For the past few months I have watched as one of our Protected Principal Retirement Strategy portfolio positions has continued a gradual decline. We purchased Eagle Energy Trust (OTC:ENYTF) in the low $8 range and added to our position in the low to mid $7's. It has since declined to a new low of $6.64 as this article is being written.
After re-analyzing the fundamentals, and reading new news releases (including recent guidance and operational updates), I absolutely do not see a valid reason for this decline.
ENYTF is unique, in that it is a Canadian-based energy trust which owns producing oil-focused properties within the United States; primarily in the State of Texas. It makes monthly distributions of a portion of its available cash to unitholders, and uses remaining cash to fund growth through capital expenditures and acquisition of additional producing properties. It seeks long-life properties with low-risk remaining upside.
The current monthly distribution to unitholders is $.0875 ($1.05 annually) for a yield of over 15 percent.
A few months back it was subject to a wave of unfounded (according to management) selling. The company released information that supported the share price and the sustainability of the distribution.
Fundamentally, I see nothing markedly wrong with ENYTF. The price to book ratio is only 0.86 (book value of $8.00/share), and year over year revenues have increased by 174 percent.
Since February 13, daily volume has increased substantially above it's average trading volume of about 3,800 shares to levels two to three times that amount.
I am not a technician, but the present relative strength index sits at 20.44 percent. My understanding is that at levels less than 20 percent most stocks become a "buy".
On March 1, ENYTF released their "2012 Year End Reserves and Operational Update". The following has been culled from this press release:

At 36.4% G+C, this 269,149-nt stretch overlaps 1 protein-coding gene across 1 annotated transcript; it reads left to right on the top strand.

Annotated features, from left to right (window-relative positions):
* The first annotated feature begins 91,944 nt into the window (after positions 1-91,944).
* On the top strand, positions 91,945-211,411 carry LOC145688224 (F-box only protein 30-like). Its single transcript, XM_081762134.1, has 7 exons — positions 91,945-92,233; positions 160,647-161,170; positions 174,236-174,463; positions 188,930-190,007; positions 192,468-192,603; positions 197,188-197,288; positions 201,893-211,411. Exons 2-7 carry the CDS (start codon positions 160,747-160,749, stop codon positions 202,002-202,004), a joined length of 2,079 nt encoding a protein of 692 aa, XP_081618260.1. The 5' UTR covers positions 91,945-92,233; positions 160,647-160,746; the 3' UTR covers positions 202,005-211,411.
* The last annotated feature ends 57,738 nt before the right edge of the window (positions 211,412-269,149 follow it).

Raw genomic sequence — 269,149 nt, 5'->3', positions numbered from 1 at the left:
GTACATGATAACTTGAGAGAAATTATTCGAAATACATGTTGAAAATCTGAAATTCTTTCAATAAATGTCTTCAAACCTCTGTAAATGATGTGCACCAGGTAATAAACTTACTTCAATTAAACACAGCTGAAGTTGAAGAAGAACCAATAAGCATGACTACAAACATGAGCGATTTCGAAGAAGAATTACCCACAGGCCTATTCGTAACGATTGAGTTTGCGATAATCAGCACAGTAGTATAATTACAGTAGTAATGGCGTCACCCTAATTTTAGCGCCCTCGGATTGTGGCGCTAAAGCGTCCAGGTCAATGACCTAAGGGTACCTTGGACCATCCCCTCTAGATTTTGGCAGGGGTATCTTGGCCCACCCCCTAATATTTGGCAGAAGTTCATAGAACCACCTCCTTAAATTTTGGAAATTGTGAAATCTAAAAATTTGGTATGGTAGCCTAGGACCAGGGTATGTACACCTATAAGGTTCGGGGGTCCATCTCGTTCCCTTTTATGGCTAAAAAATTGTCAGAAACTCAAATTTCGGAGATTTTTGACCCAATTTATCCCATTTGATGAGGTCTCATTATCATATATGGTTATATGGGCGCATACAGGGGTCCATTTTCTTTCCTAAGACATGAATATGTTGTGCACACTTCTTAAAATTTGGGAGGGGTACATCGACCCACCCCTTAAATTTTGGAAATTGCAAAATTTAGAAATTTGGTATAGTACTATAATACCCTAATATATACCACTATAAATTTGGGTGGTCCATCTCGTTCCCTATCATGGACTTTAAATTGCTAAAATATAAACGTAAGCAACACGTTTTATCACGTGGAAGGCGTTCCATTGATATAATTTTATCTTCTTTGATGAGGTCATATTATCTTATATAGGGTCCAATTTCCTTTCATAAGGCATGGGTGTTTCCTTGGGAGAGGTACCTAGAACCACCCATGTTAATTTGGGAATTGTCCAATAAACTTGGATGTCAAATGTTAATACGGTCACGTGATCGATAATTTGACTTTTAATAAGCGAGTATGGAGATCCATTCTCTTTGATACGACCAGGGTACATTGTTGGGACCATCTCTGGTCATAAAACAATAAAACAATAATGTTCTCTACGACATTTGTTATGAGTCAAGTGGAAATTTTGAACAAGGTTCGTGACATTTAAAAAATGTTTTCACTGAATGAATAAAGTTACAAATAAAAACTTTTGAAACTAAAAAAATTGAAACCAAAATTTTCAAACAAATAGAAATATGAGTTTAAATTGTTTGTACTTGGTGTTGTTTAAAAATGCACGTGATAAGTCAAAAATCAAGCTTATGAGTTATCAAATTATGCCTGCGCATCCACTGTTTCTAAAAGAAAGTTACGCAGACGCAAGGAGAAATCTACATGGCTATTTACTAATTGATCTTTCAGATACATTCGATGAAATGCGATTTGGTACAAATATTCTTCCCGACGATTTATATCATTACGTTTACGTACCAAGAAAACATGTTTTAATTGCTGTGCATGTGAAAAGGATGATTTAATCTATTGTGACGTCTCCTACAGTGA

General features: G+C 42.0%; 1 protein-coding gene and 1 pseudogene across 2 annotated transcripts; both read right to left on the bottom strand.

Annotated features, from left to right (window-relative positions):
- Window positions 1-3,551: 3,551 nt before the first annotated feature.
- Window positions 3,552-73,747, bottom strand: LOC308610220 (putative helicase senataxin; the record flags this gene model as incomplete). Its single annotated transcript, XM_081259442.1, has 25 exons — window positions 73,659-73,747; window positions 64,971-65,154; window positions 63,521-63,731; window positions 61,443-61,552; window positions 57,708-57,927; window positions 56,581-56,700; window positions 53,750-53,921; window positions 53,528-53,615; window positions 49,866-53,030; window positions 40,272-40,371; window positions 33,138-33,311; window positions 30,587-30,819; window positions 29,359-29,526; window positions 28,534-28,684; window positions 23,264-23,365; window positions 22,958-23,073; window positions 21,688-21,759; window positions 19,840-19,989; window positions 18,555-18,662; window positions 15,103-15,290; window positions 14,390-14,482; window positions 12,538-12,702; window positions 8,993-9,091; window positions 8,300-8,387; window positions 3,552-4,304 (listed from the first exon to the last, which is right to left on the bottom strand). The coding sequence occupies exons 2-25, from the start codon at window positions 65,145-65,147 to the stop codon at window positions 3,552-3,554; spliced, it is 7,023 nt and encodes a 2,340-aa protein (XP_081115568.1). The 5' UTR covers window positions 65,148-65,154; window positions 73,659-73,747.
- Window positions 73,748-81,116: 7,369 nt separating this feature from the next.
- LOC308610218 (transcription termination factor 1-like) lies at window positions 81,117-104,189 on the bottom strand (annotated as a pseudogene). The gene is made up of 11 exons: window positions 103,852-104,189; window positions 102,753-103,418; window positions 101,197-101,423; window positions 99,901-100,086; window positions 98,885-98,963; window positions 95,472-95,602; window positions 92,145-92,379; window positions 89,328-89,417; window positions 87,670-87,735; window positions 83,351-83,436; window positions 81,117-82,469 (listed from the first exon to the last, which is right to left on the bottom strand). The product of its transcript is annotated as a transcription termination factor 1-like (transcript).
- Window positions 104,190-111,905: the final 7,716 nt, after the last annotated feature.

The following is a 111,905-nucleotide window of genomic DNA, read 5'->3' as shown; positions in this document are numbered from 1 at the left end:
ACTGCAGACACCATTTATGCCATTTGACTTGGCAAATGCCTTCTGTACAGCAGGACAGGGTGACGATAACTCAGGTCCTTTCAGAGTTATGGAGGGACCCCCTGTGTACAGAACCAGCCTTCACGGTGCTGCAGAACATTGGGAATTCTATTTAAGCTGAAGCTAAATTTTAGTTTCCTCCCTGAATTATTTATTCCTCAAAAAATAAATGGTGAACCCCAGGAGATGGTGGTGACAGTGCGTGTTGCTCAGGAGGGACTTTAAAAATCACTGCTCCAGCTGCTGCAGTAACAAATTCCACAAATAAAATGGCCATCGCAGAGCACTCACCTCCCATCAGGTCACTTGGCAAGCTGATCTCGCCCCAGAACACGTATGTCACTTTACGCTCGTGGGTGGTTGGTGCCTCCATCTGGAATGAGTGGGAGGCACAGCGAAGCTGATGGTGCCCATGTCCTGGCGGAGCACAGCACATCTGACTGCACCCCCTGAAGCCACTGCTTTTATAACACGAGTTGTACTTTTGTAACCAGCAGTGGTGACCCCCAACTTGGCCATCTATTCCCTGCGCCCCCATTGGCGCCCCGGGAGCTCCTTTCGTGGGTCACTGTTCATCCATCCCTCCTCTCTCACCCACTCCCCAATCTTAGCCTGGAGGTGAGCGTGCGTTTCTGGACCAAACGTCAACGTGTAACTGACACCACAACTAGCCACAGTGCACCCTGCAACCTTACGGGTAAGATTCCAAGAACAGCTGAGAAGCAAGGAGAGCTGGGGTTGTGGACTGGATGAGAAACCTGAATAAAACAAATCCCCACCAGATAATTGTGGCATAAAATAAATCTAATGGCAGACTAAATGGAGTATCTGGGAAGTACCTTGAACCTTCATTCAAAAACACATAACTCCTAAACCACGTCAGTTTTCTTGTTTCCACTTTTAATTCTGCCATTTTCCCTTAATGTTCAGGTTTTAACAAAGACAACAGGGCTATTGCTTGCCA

- Proven reserves increased by 188 percent year-over-year
- The PV10 value of developed producing reserves increased by $46.4 million [USD] during this same period.
- The reserved life index is 14.3 years (an increase of 78 percent)
- 83 percent of proved reserves are light oil, 10 percent are natural gas, and seven percent are natural gas liquids
In the Management Commentary the CEO upheld the efficacy of their business model, and verified the positive results of their 2012 drilling programs.
In the Operations Update it mentioned that average production met target levels in both January and February, and that expectations are for additional production with eleven new wells at two Texas locations.
I have been contemplating adding to the portfolio's position in ENYTF since it broke below the $7 level; however, it appears that both Canadian and U.S. royalty trusts have been terrible performers for the past few weeks. I am ascribing this poor performance to a combination of oil prices breaking below the $90 level, and the failure of natural gas prices to increase despite the outbreak of late Winter weather. Looking at trading volumes, I would not rule out institutional selling and increased short positions.
I am aware that several SA readers do follow ENYTF.PK, and I would certainly be interested in any opinions they might have.
Disclosure: I am long OTC:ENYTF. I wrote this article myself, and it expresses my own opinions. I am not receiving compensation for it (other than from Seeking Alpha). I have no business relationship with any company whose stock is mentioned in this article.
Additional disclosure: This article does not constitute a recommendation to either buy or sell ENYTF.PK.